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Weight Loss

From the effects of the hormone cortisol to the role of genetics in weight loss, this category is packed with everything that you need to know about losing weight the healthy way.

4 Signs that You Are Too Obsessed with Your Weight

While the desire to get to a healthy weight and improve your health is certainly admirable, here are four signs that you might be taking it a bit too far.


Food and weight obsessions can be damaging. Not only do they provoke harmful food choices or the lack thereof, negative thoughts and attitudes can arise. Body dissatisfaction can in turn lead to low self-esteem and self-doubt. Desiring health is respectable and taking the measures to do so is admirable. Weight loss stress may arise during the journey and getting to the end result might be filled with pressure. We only get one body so we might as well take care of it, right? So, how does one know if they have an unhealthy obsession with weight or if they are just making healthy choices for their body? There are signs and signals to look for to distinguish between simple, healthy steps during the journey or if you are too concerned with weight.

4 Signs that You Are Too Obsessed with Your Weight

1. Detailed Calorie Counting

Watching and being mindful of calories is important for weight loss. However, precise measuring and counting of foods and calories might be slightly obsessive. Taking it a step further, if you count calories from toothpastes and other non-food items, you might be too concerned with weight and calories. Not eating enough and avoiding hunger cues is risky. If you feel lightheaded, fatigued, or have reoccurring headaches, you might not be getting enough to eat. Health may be compromised in turn and serious medical complications may develop.

2. Overdoing Exercise

Like calories, exercise is also an essential component to weight loss. Although physical activity is recommended five times a week for 30 minutes, obsessing over exercise can be dangerous. Overdoing exercise and not allowing time for the body to heal increases the risk of pulling muscles and damage. If gym time takes away from relationships, responsibilities, and events, you might be too concerned with weight and fear weight gain.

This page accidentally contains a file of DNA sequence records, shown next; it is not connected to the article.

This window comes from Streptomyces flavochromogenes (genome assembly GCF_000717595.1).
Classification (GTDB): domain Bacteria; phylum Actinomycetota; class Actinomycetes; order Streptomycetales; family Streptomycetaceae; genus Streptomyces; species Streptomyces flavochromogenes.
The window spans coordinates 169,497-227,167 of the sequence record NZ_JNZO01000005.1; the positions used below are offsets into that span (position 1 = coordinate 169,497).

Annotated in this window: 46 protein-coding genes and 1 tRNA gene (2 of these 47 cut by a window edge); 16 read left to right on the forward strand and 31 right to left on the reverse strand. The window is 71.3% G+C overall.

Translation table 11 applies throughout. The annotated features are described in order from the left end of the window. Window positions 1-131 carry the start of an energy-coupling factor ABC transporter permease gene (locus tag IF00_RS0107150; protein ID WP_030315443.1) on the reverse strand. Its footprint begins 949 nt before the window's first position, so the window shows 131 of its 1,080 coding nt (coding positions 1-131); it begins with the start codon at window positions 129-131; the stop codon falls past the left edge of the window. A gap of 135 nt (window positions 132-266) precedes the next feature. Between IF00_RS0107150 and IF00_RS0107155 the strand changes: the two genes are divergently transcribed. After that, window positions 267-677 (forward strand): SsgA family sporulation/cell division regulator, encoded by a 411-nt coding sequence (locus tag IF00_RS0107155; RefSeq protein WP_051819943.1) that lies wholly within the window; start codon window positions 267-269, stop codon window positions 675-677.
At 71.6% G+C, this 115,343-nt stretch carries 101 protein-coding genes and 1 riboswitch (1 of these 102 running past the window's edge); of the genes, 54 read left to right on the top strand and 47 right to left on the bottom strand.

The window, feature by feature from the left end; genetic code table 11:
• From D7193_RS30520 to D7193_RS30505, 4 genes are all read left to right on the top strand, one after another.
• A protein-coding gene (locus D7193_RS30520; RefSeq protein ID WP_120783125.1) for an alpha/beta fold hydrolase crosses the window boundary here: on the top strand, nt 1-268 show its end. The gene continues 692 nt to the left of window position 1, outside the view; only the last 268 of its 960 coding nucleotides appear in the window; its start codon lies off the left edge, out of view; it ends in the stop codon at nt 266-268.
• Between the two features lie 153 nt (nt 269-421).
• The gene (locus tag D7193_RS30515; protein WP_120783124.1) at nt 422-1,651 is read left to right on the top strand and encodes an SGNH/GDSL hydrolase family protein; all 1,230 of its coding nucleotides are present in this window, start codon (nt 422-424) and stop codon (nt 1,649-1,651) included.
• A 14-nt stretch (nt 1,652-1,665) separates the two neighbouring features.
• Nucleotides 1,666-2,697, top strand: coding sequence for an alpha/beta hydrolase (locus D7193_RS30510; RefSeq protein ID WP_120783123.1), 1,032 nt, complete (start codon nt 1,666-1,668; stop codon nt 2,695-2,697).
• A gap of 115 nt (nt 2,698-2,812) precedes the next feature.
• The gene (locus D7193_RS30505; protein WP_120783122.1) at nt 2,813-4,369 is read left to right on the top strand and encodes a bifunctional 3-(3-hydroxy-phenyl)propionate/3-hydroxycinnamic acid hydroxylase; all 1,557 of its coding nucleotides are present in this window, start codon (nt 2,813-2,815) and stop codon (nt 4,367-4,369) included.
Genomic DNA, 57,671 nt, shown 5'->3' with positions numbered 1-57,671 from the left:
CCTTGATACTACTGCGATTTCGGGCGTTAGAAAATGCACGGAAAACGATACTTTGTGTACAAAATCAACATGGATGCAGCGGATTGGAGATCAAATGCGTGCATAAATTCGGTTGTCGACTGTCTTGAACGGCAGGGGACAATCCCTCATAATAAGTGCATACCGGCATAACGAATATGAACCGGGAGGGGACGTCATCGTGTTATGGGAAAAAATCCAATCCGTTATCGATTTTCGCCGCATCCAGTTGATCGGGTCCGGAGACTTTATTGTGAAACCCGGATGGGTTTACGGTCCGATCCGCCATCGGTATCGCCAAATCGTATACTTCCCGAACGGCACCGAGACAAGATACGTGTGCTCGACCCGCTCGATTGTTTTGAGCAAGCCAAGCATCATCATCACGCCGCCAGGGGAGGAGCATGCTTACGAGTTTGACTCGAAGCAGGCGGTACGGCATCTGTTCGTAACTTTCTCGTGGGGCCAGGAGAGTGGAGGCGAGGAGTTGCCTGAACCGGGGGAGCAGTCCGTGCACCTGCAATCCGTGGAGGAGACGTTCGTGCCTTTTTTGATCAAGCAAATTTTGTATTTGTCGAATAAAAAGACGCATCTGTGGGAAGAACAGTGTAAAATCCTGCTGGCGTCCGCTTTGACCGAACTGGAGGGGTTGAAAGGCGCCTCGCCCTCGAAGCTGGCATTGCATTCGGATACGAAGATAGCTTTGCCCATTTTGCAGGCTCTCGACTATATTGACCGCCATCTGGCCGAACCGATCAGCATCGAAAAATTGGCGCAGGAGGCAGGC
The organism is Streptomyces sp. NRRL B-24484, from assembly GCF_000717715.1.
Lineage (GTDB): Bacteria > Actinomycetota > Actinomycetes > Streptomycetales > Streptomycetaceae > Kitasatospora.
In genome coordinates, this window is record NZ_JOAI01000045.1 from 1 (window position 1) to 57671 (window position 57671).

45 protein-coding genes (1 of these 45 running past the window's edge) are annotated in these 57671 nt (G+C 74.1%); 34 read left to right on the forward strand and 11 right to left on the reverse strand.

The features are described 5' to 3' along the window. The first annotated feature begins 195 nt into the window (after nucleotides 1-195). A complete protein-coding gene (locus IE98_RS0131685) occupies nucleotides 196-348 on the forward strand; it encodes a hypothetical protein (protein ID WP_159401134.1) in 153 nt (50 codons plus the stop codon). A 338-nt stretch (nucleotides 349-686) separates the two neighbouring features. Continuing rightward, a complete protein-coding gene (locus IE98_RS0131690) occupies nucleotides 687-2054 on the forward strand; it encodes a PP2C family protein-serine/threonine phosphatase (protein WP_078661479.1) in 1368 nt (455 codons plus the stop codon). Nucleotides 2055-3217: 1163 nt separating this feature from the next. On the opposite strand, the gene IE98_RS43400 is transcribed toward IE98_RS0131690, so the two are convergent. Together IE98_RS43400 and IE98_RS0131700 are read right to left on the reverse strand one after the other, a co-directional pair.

3. Constant Weighing

Cannot get enough of the scale? Although weight checking can be a motivator, using it as a health-dictator is not ideal. The number on the scale can facilitate a cascade of negative thoughts following weight fluctuations. High fluid intake has the ability to increase weight by about five pounds. Most people do not realize the increase is water weight, not body weight, and become discouraged. If partaking in weight training, muscle mass might be increasing as well. Instead of focusing on pounds, try contributing success on how you feel.

4. Mirror Checking

If you find yourself standing in front of the mirror and criticizing your body often, you might have an unhealthy obsession with weight. Checking out and honing in on self-disapproved parts of the body can make matters much worse. Realistically, anxiety is getting fed if looking in the mirror for long periods of time rather than brief checks, telling yourself you are fat while in front of the mirror, and focusing on parts you hate the most.

It's All About the Journey

Although meeting a final weight loss goal is tremendous success, health is a lifelong journey. Instead of regretting that slice of cake consumed at a weekend birthday party, shake it off and move forward. Since food should be appreciated and enjoyed, allow it to be. A healthy relationship with food is just as important as actually consuming nutritious foods. Experiencing life with a healthy lifestyle not only reduces the risk of chronic diseases, but increases a sense of fulfillment and enjoyment.

If you notice yourself or someone close to you is experiencing and expressing those obsessive signs, reach out for help. Disordered eating and body dissatisfaction can create serious mental and medical complications. Registered dietitians, psychologists, and physicians can all play a role in a more satisfying and rewarding health journey.

Written By Sarah Asay, RDN. Published on March 21, 2016. Updated on April 27, 2016.


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